Globalization

The TAU Globalize utility supports internationalization and localization. It wraps the Globalize functionality for easy access from Tizen Web applications, and it is extended to support right-to-left (RTL) languages.

This feature is supported in mobile and wearable applications only.

jQuery and Globalize

Globalize is a jQuery JavaScript library for internationalization and localization that leverages the official Unicode CLDR JSON data. The library works both for the browser and as a Node.js module. jQuery and Globalize have dependencies with cldr.js, which is a CLDR low-level manipulation tool.

Globalize:

  • Leverages the Unicode CLDR data and follows its UTS#35 specification.
  • Keeps the code separate from the i18n content. Does not host or embed any locale data in the library. Empowers you to control the loading mechanism of your choice.
  • Allows you to load as much or as little data as you need. Avoids duplicating data if using multiple i18n libraries that leverage CLDR.
  • Keeps the code modular. Allows you to load the i18n functionalities you need.
  • Runs in browsers and Node.js, and consistently across all of them.
  • Makes globalization as easy to use as jQuery.

CLDR Data

The Unicode CLDR provides the key building blocks for software to support the world's languages. It includes:

  • Locale-specific patterns for formatting and parsing dates, times, time zones, numbers, and currency values
  • Translations of names: languages, scripts, countries and regions, currencies, eras, months, weekdays, day periods, time zones, cities, and time units
  • Language and script information: characters used, plural cases, gender of lists, capitalization, rules for sorting and searching, writing direction, transliteration rules, rules for spelling out numbers, and rules for segmenting text into graphemes, words, and sentences
  • Country information: language usage, currency information, calendar preference and week conventions, and postal and telephone codes
  • ISO and BCP 47 code support (such as cross-mappings) and keyboard layouts

CLDR uses the XML format provided by UTS #35: Unicode Locale Data Markup Language (LDML). LDML is a format used not only for CLDR, but also for the general interchange of locale data. For more information on CLDR, see CLDR release notes, and to download the JSON format file, see JSON Data from the Unicode CLDR Project.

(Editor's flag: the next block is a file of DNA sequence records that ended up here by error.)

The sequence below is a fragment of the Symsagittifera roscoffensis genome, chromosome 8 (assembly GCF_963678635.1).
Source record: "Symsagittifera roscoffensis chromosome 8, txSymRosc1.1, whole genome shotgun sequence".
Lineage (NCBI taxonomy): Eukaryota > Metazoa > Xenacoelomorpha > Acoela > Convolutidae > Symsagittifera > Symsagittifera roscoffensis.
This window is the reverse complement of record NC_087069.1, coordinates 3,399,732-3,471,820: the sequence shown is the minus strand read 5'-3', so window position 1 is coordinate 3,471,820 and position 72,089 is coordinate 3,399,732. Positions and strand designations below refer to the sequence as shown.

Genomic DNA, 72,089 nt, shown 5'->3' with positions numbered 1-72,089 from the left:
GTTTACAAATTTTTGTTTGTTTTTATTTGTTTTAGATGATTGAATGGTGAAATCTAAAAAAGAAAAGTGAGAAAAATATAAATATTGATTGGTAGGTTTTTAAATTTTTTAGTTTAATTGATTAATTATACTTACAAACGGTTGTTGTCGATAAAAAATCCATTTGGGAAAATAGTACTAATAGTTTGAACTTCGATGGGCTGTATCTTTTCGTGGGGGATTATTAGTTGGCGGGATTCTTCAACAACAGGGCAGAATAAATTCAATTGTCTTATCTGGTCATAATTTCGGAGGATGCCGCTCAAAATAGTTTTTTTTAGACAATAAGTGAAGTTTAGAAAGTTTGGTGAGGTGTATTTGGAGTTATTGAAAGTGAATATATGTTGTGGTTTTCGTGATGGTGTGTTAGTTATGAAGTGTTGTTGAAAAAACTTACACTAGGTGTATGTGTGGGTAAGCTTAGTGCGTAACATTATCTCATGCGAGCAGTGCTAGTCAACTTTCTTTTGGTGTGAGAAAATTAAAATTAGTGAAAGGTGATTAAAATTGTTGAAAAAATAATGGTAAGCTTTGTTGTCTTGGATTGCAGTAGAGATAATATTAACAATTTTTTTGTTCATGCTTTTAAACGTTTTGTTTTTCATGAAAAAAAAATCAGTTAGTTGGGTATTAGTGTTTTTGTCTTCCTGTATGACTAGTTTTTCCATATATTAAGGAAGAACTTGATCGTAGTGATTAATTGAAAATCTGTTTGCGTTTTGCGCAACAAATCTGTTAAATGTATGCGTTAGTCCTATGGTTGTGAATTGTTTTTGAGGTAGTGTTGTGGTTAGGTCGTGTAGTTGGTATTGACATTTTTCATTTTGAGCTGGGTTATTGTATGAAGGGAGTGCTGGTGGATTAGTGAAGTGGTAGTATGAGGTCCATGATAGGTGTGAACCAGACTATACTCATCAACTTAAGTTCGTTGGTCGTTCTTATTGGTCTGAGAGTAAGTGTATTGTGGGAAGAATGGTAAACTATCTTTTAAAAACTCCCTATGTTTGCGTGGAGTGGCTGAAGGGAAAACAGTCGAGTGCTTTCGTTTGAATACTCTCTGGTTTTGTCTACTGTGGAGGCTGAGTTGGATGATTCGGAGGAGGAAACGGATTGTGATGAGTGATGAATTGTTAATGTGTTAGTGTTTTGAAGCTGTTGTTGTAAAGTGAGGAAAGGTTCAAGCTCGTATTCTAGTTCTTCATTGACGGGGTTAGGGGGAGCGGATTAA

The TAU Globalize utility uses the CLDR 26 release, and when you create a Tizen Web application project, you find CLDR in the <project>/lib/tau/<profile>js/cldr-data folder.

Using the Globalize Utility

To use the TAU Globalize utility in your application:

  1. Download the following dependency files for your application:

  2. Create a folder structure, as shown in the following table.

     

    Table: Globalize folder structure

    Folder structure Description

    Globalize folder structure

    Globalize main folder

    cldr/: Copy the cldr.js library in this folder.
    cldr-data/: Copy the cldr-data files in this folder.

    cldr-data/main: Copy the languages to be supported in this folder.

    NoteDo not copy all languages; copy only the ones you need.
    globalize/: Copy the Globalize library in this folder.
    locale/: Make the custom locale string in this folder.
    script/: JavaScript files.
    style/: CSS, image, and other style related files.
    view/: HTML files
  3. Set the locale using the following example code:
    var globalize = tau.util.globalize,
        localeId = 'ko-KR';
    
    document.addEventListener('pageshow', function() {
        globalize.setLocale(localeId).done(function(ko) {
            /* 'ko' is the Globalize utility instance */
            console.log(ko.getLocale()); /* 'ko' */
        });
    });
    

    The setLocale() method is not synchronous, and it returns the deferred object with the methods then(), done(), and fail(). Use these methods to receive the Globalize utility instance.

    You can specify locales in 2 ways using IETF language tags, such as en, pt-BR, or zh-Hant-TW:

    • Specify the locale ID in the lang attribute of the body element, such as <body lang="ko-KR">.
    • Use a string variable as an input argument of the setLocale() method (for example ko.setLocale("en")) to overwrite the body element setting.

    If no lang attribute or setLocale() input argument is defined, the Globalize utility finds the locale by checking the window.navigator.language property. If the check result is false, the utility uses the default locale "en".

    The following table illustrates the locale setting method order.

    Table: Locale setting methods

    Order Locale setting methods
    1 setLocale(LocaleId)
    2 <body lang="ko-KR">
    3 window.navigator.language
    4 Default locale "en"
  4. Make sure that you have all required CLDR files.

    The setLocale() method automatically loads the basic CLDR data files which are match the given locale by local AJAX. During the method call, the Globalize utility also loads the basic CLDR JSON files:

    • cldr/main/locale/ca-gregorian.json
    • cldr/main/locale/numbers.json
    • cldr/main/locale/currencies.json
    • cldr/supplemental/likelySubtags.json
    • cldr/supplemental/scriptMetaData.json
    • cldr/supplemental/timeData.json
    • cldr/supplemental/weekData.json
    • cldr/supplemental/numberingSystems.json
    • cldr/supplemental/plurals.json (for cardinals)
    • cldr/supplemental/ordinals.json (for ordinals)

    In addition to the basic files, each Globalize method requires a special set of CLDR portions. Determine which Globalize module functionalities you need, and make sure you have the required files, as defined in the following table.

    Table: CLDR requirements

    Module Required CLDR JSON files
    Core module cldr/supplemental/likelySubtags.json
    Date module cldr/main/locale/ca-gregorian.json

    cldr/main/locale/timeZoneNames.json

    cldr/supplemental/timeData.json